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5 Ways the Oil Industry is Misleading the American People

In advance of today’s U.S. Senate vote to repeal tax credits for the 5 largest and most profitable oil corporations, the American Petroleum Institute (API) launched another campaign to mislead consumers that closing tax loopholes for the oil industry will result in higher gas prices.

The print and radio ads, which ran in Missouri, Massachusetts, West Virginia, Virginia, North Carolina, Maine, and Nevada, tell voters to contact their US senators and urge them to reject new taxes that could raise gas prices.

As in previous PR campaigns the oil industry uses fear and dubious claims to scare consumers into supporting policy that is good for Big Oil and bad for the American people.

View the print ad 5 Reasons the API ad campaign misleads the American people:

1) The price of oil – not US corporate tax policy – determines gas prices

Repealing these special oil company tax breaks means the owners of the companies – shareholders for publicly traded corporations – pay those taxes. Oil companies won’t pass higher corporate taxes on to consumers in the form of higher gas prices. And repealing these special tax breaks won’t be a disincentive to produce oil in the US, as the high price of oil provides all the incentive oil companies need to drill. According to Energy Information Administration, the cost of crude oil made up about 76% of the cost of gasoline in December, 2011.[i] The remaining factors that determine gas prices are federal, state, and local excise and sales taxes on gasoline sales, refining profit margins, and distribution and marketing expenses.[ii]

Industry financial documents filed with the Securities and Exchange Commission, show the average cost to produce a barrel of oil was $11 in 2010. The average price these companies received for a barrel of oil was $72.[iii]

2) The measure the Senate considered would  also extend clean energy credits and reduce the deficit.

The Senate bill calls for using the tax savings -$21 billion – from repealing the giveaways to fully fund a number of critical clean energy incentives, including the extension of the renewable energy production tax credit, the efficient new homes tax credit and the efficient appliances tax credit. Additionally, this bill would extend the cellulosic biofuel producer credit, allow for the inclusion of algae in biofuel incentives and expand the investment tax credit to offshore wind. [iv]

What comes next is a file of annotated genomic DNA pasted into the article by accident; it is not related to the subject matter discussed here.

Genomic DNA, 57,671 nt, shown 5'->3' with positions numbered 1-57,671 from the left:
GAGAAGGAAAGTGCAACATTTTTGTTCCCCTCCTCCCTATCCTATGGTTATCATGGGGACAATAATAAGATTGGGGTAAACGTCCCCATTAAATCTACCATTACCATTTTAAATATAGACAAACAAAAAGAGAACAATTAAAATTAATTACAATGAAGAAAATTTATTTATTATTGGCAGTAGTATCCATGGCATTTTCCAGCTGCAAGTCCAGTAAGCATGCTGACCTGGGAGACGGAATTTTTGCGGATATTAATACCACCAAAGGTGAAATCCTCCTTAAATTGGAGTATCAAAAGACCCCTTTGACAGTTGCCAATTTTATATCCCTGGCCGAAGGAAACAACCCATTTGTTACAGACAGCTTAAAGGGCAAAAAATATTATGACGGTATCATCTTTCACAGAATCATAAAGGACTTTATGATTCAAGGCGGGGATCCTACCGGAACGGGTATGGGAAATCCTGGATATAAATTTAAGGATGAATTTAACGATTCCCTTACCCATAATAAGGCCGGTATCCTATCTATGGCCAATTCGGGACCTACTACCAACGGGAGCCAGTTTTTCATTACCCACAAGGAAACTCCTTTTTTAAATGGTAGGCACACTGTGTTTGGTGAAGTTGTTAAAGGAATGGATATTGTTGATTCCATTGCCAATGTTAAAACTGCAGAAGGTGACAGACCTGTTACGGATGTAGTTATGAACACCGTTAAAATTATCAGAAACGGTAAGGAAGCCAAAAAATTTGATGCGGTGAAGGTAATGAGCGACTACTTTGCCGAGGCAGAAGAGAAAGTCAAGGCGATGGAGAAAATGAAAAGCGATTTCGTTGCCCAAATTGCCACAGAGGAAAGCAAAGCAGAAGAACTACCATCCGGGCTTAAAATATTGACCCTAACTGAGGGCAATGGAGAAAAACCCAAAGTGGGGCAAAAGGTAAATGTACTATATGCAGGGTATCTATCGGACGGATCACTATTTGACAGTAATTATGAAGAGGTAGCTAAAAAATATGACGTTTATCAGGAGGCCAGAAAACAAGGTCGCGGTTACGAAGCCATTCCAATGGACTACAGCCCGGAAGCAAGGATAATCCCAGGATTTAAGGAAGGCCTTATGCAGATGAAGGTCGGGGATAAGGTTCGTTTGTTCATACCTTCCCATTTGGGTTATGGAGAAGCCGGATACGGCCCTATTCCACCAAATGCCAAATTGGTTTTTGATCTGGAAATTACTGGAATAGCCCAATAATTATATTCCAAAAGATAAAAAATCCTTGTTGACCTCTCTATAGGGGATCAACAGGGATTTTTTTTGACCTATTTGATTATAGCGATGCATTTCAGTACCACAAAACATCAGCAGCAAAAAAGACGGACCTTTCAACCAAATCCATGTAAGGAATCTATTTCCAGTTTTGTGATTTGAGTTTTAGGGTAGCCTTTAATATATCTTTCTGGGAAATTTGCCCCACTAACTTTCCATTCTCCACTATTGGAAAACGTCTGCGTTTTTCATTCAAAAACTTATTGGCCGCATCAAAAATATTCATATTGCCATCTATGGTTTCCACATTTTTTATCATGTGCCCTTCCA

Extending these credit would cost $11 billion. The remaining saves of $10 billion would go toward deficit reduction.

3) Oil industry tax credits have not lowered gas prices.

Some of the tax credits used by the industry have been in place since the 1910s and 1920s. One of the more significant credits, the Domestic Manufacturing Deduction, was amended to include the oil industry in 2004, even though nowhere else in the tax code is oil extraction considered manufacturing. These tax breaks have not suppressed prices. By 2008, prices had risen to an average of $3.26 per gallon and are climbing again despite oil industry incentives.

4) Oil industry cherry-picks data.

The independent analysis cited in the ad refers to a report authored by the Congressional Research Service.[v] The report examines the potential impact of the administration’s 2012 budget proposal regarding the oil and gas industry. Specifically, it reviews 12 provisions that would raise tax liability for the oil and gas industry. The Senate bill in question includes five of those provisions. Even so, the report concludes that  repealing the tax credits outlined in the proposed budget could affect gas prices, but provides no estimate of how much could be passed on to consumers.

A memo from the Congressional Research Service to U.S. Sen. Harry Reid (D-Nev.) on the exact tax changes proposed in the current Senate bill states, “If the proposed changes in tax policy result in increases in the price of gasoline, it would generally be through an increase in the price of oil. However, the price of oil is determined on world markets and tends not to be sensitive to small cost variations experienced in regional production areas. In the recent market environment, with the price of oil averaging approximately $90 per barrel over the period December 2010 through February 2011, and the current price over $100 per barrel, prices are well in excess of costs and a small increase in taxes would be less likely to reduce oil output, and hence increase petroleum product (gasoline) prices.”[vi]

5) High gas prices are a pain for many households, but are a gold mine for the oil industry.

The ad attempts to appeal to the plight of the family facing high gas prices, but high gasoline prices only make the oil industry more profitable. So if the Senate bill really would boost gas prices, why would the industry oppose it? In fact, this bill doesn’t have anything to do with gas prices. It is about the industry maintaining favored tax status to maximize profits that are used to buy back stock, issue dividends and pay well-heeled lobbyists to press the industry’s case before lawmakers.